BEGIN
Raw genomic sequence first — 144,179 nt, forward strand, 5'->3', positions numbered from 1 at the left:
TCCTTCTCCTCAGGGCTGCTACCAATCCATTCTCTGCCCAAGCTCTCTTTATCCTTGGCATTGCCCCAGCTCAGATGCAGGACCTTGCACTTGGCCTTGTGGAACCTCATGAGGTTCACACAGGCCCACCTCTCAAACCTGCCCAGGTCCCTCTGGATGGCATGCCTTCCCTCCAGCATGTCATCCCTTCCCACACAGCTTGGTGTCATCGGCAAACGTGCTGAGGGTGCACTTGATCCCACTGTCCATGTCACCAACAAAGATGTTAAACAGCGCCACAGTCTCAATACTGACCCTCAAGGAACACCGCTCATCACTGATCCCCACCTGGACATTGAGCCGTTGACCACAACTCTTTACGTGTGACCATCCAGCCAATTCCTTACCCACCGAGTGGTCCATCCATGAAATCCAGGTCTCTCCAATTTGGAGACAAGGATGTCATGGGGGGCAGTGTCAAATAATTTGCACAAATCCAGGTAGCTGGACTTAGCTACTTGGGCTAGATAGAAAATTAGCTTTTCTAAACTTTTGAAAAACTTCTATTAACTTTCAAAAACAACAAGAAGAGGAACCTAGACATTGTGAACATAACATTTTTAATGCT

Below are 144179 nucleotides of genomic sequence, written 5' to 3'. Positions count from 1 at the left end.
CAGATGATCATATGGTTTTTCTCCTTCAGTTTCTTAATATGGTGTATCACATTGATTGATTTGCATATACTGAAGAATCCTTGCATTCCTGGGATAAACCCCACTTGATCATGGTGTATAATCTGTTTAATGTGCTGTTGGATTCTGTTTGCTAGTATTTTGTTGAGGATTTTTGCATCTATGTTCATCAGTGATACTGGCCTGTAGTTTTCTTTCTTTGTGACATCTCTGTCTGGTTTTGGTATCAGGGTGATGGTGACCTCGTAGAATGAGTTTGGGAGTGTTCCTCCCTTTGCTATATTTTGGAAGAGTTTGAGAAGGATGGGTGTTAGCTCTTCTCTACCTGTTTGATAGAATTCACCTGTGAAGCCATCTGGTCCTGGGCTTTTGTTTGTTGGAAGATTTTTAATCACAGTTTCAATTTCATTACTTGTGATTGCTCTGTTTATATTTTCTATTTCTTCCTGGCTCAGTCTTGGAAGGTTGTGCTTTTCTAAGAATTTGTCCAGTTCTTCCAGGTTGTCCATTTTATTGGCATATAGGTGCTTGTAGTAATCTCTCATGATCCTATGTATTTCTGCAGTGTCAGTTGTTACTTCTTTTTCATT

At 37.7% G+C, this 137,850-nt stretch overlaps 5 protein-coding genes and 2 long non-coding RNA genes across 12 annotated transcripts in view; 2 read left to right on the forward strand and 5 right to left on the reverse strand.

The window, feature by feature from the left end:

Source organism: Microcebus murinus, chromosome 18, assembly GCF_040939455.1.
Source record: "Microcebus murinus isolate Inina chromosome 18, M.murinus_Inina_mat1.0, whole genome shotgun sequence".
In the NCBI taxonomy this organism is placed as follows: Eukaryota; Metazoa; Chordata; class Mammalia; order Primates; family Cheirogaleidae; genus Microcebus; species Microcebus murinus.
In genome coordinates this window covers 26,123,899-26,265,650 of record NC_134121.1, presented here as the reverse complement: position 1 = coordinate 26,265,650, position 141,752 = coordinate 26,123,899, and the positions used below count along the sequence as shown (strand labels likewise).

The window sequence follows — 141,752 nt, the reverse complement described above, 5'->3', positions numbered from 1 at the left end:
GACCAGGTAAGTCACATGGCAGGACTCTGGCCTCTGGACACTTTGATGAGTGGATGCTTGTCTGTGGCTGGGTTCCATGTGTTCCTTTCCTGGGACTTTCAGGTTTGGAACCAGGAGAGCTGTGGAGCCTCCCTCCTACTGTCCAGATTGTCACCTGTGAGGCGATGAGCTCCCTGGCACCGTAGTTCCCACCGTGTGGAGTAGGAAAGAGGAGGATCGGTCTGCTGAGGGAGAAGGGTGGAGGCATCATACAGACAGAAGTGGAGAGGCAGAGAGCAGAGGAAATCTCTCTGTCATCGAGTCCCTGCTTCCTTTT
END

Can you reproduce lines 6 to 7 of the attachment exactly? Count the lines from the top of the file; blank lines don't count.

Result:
The window, feature by feature from the left end:

Source organism: Microcebus murinus, chromosome 18, assembly GCF_040939455.1.